Avoiding Grant Rejection - Part 1
Part 1 of a 2 part series.
The Devil’s in the Details
Few could debate the fact that writing a grant is strenuous and time consuming. Which is why receiving a letter rejecting your proposal can be so disheartening.
It’s important to understand why grants get rejected prior to beginning your grant proposal. This two part blog series will provide you with a broad
understanding of the common mistakes that result in grant rejection, and various tips to avoid them.
In today’s case, the devil is in the details. Below you’ll find a list of common reasons that grant proposals are rejected, and how to avoid them. We’ve also included outbound links to articles that discuss these errors in more detail.
You avoided detailed research
Research is tedious and time consuming. However, grantmakers don’t have time to care or understand that you didn’t follow pertinent requirements. So delve into the complexities of the grant you are applying for, and take the time to research the grant requirements in depth. Requirements, regulations and specifications are going to be different for each grant maker, so don’t assume that one grant is similar to another. Be positive that you have read, understood and followed these specifications accurately.
In an article by The Nonprofit Times, Robert Cardozo advises those seeking grants to “Pay attention to details. Success in getting grants depends on more than having good ideas. Your organization must demonstrate its credibility and capacity to carry out the initiative.”
You didn’t follow the directions correctly
This follows the same reasoning as avoiding detailed research. In order to provide an accurate and complete grant proposal, you must thoroughly read its directions. Be sure that you understand them fully, before you begin writing. In her detailed analysis of the grant making system, titled “On the Money,” Nancy Burd states “The oft-used, tongue-in-cheek phrase, ‘If you’ve seen one foundation, you’ve seen one foundation,’ points to a major management challenge facing many nonprofit organizations today. Nonprofits — and many grantmakers themselves — often lament the varying and sometimes onerous requirements that organizations must follow in applying for and reporting on grants.” While she is correct, until we see a complete system revamp, you must ensure that all aspects of the grant are met.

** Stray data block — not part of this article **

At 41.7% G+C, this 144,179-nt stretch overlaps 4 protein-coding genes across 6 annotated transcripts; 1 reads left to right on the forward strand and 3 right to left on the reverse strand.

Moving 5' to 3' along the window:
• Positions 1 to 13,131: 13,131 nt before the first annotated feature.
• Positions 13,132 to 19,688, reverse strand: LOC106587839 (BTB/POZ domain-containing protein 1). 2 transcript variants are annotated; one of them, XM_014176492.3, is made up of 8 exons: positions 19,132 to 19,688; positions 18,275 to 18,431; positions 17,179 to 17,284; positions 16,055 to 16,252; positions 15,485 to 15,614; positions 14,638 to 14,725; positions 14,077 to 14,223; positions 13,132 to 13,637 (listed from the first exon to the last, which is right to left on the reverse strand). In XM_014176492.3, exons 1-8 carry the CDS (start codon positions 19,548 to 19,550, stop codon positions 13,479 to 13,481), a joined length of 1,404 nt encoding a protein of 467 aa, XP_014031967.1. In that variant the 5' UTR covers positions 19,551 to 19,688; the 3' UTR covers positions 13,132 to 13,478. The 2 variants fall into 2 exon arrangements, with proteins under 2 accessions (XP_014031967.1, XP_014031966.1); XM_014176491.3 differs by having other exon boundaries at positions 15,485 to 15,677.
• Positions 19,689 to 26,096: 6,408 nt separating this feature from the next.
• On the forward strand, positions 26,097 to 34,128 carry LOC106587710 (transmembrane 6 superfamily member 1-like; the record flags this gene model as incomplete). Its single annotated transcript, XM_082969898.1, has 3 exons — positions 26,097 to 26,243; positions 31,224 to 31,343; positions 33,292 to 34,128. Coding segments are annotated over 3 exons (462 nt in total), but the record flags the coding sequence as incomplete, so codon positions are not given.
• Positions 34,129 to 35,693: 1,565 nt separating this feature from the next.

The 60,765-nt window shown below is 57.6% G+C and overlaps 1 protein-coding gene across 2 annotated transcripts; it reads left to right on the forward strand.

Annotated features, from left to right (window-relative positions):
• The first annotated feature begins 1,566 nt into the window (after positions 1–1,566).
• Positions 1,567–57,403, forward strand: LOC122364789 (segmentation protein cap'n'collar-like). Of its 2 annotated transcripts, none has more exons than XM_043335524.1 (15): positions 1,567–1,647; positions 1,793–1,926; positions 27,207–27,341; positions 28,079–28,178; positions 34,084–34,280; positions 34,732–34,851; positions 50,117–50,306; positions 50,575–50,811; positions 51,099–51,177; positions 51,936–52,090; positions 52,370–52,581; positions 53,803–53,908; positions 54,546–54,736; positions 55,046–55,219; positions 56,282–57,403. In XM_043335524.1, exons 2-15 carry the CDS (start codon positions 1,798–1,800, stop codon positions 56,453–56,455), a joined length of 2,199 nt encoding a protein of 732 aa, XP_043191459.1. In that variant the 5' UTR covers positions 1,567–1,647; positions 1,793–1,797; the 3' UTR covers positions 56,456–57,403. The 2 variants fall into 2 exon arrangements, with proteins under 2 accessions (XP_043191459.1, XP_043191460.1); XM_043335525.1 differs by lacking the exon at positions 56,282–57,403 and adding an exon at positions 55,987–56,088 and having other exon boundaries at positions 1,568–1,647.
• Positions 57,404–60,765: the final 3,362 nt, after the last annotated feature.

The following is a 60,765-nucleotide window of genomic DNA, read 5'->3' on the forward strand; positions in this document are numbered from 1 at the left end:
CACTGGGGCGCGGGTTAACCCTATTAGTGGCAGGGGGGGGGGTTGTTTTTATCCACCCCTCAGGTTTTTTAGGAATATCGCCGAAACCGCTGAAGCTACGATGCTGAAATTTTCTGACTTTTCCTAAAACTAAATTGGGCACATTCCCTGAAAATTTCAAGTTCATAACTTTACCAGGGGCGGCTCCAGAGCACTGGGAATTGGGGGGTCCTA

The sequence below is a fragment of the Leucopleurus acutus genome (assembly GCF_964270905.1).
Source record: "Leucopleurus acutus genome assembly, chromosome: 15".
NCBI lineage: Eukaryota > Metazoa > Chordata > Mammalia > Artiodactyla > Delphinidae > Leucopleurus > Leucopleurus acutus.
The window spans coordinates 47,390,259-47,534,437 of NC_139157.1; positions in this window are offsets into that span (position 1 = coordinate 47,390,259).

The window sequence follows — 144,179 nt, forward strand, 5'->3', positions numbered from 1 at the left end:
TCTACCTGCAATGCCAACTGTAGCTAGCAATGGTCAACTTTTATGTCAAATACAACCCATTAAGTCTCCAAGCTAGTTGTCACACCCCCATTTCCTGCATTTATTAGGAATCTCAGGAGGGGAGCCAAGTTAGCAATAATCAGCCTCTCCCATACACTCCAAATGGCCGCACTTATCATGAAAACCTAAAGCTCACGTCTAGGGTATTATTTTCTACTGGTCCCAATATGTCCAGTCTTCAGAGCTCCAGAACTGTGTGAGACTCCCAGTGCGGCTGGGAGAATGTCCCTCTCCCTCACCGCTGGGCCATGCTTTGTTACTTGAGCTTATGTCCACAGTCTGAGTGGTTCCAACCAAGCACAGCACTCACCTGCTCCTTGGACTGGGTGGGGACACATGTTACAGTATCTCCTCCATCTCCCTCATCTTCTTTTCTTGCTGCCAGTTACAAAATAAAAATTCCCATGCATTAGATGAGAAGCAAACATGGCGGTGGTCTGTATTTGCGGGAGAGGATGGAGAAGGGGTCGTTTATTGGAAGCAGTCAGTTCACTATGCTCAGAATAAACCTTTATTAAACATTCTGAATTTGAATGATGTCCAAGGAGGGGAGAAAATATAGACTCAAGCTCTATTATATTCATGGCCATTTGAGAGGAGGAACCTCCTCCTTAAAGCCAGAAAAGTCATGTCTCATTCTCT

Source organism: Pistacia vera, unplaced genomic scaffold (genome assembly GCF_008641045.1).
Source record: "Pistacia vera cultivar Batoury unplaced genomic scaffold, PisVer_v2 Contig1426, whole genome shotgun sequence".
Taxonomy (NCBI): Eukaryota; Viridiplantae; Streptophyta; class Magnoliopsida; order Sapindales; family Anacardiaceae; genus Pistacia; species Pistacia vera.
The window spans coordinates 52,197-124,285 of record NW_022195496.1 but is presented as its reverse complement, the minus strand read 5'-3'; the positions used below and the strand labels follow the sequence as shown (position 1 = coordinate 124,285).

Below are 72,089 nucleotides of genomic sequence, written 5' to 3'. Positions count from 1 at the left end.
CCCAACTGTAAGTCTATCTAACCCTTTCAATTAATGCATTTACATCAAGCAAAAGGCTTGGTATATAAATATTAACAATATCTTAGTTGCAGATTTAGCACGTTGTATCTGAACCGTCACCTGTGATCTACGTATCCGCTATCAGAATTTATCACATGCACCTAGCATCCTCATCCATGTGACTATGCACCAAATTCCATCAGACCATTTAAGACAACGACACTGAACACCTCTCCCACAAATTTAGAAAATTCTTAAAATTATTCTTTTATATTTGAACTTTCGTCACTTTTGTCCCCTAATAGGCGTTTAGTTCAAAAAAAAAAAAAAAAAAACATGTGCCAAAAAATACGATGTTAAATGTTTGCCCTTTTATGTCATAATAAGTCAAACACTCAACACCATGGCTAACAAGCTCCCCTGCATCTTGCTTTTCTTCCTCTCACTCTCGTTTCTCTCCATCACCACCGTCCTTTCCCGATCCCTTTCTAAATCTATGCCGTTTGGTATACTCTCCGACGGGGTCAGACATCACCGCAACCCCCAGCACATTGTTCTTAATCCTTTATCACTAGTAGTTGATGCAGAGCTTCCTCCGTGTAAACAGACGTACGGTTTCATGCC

Assess your ability to follow directions by taking this test created by Nerdtests.com.
There were errors in your financial figures
A misrepresentation of your financial data or the proposed budget of your organization is a key reason for grant rejection. Errors in your mathematical calculations, padded numbers (additional, unrelated expenses), and unrealistic budget configurations only aid in your rejection. That’s why it is important that your financial data and proposed budget are correct and realistic. Enough emphasis cannot be placed on double and triple checking all figures and documentation.
In her article for The Chronicle of Philanthropy, Marilyn Dickey delves into common reasons for rejection with the source itself, grantmakers. When asked about financial inaccuracies, two separate grantmakers responded. Grantmaker Mr. Littlefield said, “When program staff without strong finance background[s] do the [financial grant] work, details often get missed. Review the budget to be sure line items are appropriate and reflect the real costs.” While Ms. Reynolds stated, “It's not enough for the math to be right, it also needs to be realistic.”
Renata Poe Massie, Content Writer, Jitasa
Part two of this blog series will discuss common writing format errors that lead to grant rejection. It will also provide tips and outbound links to improving your writing, and learning how to effectively proofread. Look for “Writing worth Reading” on October 3rd.
Overwhelmed? Jitasa can help with grant proposal financial support. Learn more.
Burd, Nancy. “On the Money.” Philanthropynw.org. Grantmakers for Effective Organizations, 2009. Web. September, 17th 2013.
Dickey, Marilyn. “Grant makers reveal the most common reasons grant proposals get rejected.” The Chronicle of Philanthropy. April 2003. Web. September, 17th 2013.
Directions Test. http://www.eslmania.com/teacher/clssroom_materials/ESL_Exercises/Directions%20Exercise.pdf
The NonProfit Times. “5 steps to approaching grantmakers.” Thenonprofittimes.com. May 2013. Web. September, 17th 2013.